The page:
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Spotlight on: Caroline Mburu

Every month, we will be profiling early career researchers working at CMMID. This month we are shining a spotlight on Caroline Mburu.
Caroline Mburu

Tell us about your current research

I am currently a PhD student at the London School of Hygiene & Tropical Medicine but am based at the Kenya Medical Research Institute (KEMRI) in Kilifi, Kenya. My PhD work is on the calibration of statistical and mathematical models to serological data in order to aid monitoring of antibody response to vaccination, assessing the impact of vaccination programmes and predicting the need for supplementary immunisation activities in Kenya. I am supervised by Ifedayo Adetifa, Stefan Flasche and John Ojal.

How did you first become interested in infectious disease modelling?

My first exposure to mathematical modelling was during a brief postgraduate placement at the Initiative to Develop African Research Leaders (IDeAL) at KEMRI in Kilifi, Kenya. My project, which was also my Master’s thesis, was on examining the feasibility of introducing a typhoid conjugate vaccine in Kenya.

The experience, which introduced me to the world of infectious diseases modelling, as well as living in Kenya, where preventable infectious diseases are on the rise, sparked my interest in the use of statistical and mathematical analytical tools in disease prevention and management, and inspired me to apply for a PhD.

Describe your career journey so far

My undergraduate degree was in mathematics and physics at the University of Nairobi in Kenya. I majored in mathematics and graduated with a degree in applied mathematics. Following this, I worked as a research assistant at the Biostatistics Department of the African Conservation Center (ACC) in Nairobi. At the ACC, I used various statistical software to examine the distribution of wildlife and vegetation in Kenyan national parks. I also worked on a second project on the use of statistical models to assess group fission and fusions as a strategy for resource competition among baboons in the Laikipia Plateau.

While working in animal and plant conservation was interesting, I had always been passionate about working in health, so I enrolled for a Master’s in medical statistics at the same university. My course work as a Master’s student introduced me to modelling dynamics of infectious diseases. I learned how to construct and solve SIR and SEIR models under different assumptions and later based my thesis on these models.

Following my Master’s, I got a placement at a summer studentship programme at the Nuffield Department of Medicine (NDM) at Oxford University under the Africa-Oxford scheme. At NDM, I was part of a project aimed at examining infectious disease dynamics using mathematical modelling, pathogen genetics and evolutionary approaches. Specifically, we modelled the within-host epidemiological dynamics of HIV in order to gain a better understanding of HIV transmission and inform more effective prevention strategies.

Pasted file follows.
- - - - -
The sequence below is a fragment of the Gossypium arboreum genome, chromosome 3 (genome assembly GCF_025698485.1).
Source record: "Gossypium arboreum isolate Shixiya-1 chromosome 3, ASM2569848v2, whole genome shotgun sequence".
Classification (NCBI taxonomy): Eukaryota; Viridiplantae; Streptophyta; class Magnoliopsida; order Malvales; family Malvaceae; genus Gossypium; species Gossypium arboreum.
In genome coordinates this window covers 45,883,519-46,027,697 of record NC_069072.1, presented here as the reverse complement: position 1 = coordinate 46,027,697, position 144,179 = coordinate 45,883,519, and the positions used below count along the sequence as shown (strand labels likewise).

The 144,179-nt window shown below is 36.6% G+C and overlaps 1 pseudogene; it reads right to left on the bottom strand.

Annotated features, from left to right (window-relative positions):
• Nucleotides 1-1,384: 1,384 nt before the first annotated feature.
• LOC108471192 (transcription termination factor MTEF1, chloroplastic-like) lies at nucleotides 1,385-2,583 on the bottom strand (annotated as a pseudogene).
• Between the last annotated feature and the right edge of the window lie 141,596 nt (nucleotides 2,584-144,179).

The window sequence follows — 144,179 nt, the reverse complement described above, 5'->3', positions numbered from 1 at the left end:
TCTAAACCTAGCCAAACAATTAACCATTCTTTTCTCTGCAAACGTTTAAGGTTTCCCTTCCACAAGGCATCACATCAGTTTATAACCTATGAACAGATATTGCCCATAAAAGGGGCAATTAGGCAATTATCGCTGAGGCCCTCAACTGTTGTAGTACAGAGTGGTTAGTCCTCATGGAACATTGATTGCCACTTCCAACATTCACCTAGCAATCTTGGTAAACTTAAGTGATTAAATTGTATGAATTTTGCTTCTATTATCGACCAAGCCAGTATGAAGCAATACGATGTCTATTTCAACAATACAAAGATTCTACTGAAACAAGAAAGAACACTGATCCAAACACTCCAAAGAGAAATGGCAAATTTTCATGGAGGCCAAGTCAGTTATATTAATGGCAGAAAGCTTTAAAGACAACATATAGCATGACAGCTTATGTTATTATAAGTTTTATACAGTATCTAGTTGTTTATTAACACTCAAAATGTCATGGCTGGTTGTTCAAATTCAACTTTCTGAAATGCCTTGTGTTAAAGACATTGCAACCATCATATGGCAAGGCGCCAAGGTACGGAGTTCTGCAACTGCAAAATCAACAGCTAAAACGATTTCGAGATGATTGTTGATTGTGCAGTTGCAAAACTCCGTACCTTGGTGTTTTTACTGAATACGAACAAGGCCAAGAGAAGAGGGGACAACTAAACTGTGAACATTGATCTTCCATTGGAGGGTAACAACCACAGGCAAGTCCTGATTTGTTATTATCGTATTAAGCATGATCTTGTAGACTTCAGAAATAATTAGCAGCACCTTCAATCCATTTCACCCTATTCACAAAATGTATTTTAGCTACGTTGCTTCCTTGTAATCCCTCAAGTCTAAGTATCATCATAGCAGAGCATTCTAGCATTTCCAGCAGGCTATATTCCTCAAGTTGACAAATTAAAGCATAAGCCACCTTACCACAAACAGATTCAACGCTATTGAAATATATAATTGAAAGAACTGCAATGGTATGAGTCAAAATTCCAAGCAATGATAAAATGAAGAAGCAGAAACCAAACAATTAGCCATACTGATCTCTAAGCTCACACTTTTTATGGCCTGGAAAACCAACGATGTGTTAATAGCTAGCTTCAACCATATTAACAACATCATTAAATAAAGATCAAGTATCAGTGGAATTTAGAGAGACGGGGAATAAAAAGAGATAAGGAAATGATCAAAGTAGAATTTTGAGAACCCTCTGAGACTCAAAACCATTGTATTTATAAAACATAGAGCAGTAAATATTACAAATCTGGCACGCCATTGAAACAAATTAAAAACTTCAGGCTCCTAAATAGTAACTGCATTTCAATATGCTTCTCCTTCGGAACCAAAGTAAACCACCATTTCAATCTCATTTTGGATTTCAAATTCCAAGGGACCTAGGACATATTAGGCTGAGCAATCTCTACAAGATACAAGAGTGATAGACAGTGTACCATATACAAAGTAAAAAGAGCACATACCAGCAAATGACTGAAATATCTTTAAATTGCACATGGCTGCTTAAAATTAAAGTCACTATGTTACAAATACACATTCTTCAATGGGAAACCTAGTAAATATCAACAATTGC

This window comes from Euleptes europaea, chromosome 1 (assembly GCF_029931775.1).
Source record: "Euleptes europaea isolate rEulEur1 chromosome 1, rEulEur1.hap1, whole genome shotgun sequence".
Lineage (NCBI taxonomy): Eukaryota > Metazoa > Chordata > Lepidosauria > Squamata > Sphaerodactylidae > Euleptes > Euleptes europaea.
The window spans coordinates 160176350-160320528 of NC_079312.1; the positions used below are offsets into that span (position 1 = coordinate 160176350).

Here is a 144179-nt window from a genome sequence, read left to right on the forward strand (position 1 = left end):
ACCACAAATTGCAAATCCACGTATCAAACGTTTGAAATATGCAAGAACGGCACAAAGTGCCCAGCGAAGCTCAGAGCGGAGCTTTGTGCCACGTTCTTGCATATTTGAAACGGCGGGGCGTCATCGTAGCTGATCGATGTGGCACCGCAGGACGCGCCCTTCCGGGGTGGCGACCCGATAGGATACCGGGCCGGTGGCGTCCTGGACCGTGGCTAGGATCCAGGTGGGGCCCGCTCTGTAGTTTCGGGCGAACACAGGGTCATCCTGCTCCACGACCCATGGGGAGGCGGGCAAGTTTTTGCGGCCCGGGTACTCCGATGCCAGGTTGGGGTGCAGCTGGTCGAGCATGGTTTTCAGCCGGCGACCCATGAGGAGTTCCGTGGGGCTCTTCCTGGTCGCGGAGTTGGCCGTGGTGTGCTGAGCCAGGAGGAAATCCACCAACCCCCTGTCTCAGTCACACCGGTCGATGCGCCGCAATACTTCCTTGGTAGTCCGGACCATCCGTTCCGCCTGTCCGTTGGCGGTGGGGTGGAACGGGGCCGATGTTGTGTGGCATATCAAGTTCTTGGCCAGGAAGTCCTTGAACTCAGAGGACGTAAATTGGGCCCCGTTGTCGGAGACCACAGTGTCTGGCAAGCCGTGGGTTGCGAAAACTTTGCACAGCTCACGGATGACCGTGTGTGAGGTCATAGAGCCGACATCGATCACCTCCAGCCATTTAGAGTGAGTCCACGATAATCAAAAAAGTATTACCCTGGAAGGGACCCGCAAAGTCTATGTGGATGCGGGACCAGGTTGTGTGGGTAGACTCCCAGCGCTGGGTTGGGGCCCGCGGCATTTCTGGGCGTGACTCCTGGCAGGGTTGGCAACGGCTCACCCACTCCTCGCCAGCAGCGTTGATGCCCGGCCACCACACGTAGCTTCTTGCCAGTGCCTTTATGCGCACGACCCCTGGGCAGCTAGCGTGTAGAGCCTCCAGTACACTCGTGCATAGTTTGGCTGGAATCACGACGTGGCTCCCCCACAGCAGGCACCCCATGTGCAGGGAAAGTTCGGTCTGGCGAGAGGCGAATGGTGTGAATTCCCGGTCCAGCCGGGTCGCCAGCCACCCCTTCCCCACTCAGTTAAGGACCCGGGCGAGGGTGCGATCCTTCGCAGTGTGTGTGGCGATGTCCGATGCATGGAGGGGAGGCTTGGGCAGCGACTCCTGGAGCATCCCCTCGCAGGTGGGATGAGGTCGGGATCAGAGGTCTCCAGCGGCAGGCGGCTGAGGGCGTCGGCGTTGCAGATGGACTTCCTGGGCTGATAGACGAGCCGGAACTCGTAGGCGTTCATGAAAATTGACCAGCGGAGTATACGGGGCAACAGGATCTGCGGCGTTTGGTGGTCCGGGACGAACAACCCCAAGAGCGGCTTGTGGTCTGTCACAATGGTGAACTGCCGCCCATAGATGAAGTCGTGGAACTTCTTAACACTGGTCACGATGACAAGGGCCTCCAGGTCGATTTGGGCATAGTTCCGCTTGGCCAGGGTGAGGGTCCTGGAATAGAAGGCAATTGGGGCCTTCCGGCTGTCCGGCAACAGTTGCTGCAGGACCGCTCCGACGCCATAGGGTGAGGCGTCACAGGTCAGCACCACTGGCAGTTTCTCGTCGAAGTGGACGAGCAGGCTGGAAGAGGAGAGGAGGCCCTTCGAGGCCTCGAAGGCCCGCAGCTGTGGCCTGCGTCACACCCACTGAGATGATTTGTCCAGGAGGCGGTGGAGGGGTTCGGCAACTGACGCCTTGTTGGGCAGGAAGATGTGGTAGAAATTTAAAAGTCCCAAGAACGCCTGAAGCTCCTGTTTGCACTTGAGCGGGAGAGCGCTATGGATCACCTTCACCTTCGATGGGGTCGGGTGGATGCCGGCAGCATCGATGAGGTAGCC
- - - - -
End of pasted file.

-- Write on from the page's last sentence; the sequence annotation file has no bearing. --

So far, I have one publication from my PhD on the “importance of supplementary immunisation activities to prevent measles outbreaks during the COVID-19 pandemic in Kenya” published in BMC medicine. I have been lucky to present this work in different scientific forums. The publication was also timely as it showed me the value of research and modelling in addressing emerging public health issues.

What are your goals for the future?

My short-term goal is to sharpen my skills in developing and programming different infectious disease models and to finish my PhD.

My ultimate career goal is to inform disease management, especially in low and middle-income countries, by using mathematical modelling tools and working with policy makers and stakeholders in health governance to translate scientific findings into policy.

What’s your favourite thing about working at LSHTM?

The CMMID Slack channel! Although I have never been to the School, I have interacted with so many other PhD students, early career researchers and research fellows virtually on different topics, such as vaccines, measles, as well as more fun things!

I have also got timely and useful feedback on my project by consulting different people on Slack (who are all very friendly and eager to help).

I can also connect easily with my supervisors, which is useful as a remote working student.

Do you have any advice or tips for other early career researchers?

  1. Don’t be afraid to ask questions
  2. Be open to feedback (both positive and negative)
  3. Take care of your mental health by taking breaks to recharge.

How can people get in contact with you?

Email: Caroline.Mburu@lshtm.ac.uk

Twitter: @CarolineNMburu

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